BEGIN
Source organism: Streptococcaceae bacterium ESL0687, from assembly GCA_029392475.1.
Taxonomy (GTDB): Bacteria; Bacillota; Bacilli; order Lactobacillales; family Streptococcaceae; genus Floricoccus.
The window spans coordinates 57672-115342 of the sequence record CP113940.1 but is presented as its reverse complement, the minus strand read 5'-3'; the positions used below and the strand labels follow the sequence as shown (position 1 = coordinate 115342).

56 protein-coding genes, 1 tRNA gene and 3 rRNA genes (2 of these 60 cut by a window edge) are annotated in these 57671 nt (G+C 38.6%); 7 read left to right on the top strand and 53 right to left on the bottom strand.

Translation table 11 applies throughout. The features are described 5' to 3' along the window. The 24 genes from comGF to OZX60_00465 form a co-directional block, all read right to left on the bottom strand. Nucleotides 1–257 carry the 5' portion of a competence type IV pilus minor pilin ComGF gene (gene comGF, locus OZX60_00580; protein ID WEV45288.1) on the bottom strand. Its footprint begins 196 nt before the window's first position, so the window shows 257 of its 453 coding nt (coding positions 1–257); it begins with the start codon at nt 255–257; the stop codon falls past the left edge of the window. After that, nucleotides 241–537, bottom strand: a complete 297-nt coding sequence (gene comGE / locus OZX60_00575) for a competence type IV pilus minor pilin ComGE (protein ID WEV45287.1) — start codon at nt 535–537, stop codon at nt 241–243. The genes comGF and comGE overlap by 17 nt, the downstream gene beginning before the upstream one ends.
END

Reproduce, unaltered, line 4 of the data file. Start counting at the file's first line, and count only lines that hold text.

56 protein-coding genes, 1 tRNA gene and 3 rRNA genes (2 of these 60 cut by a window edge) are annotated in these 57671 nt (G+C 38.6%); 7 read left to right on the top strand and 53 right to left on the bottom strand.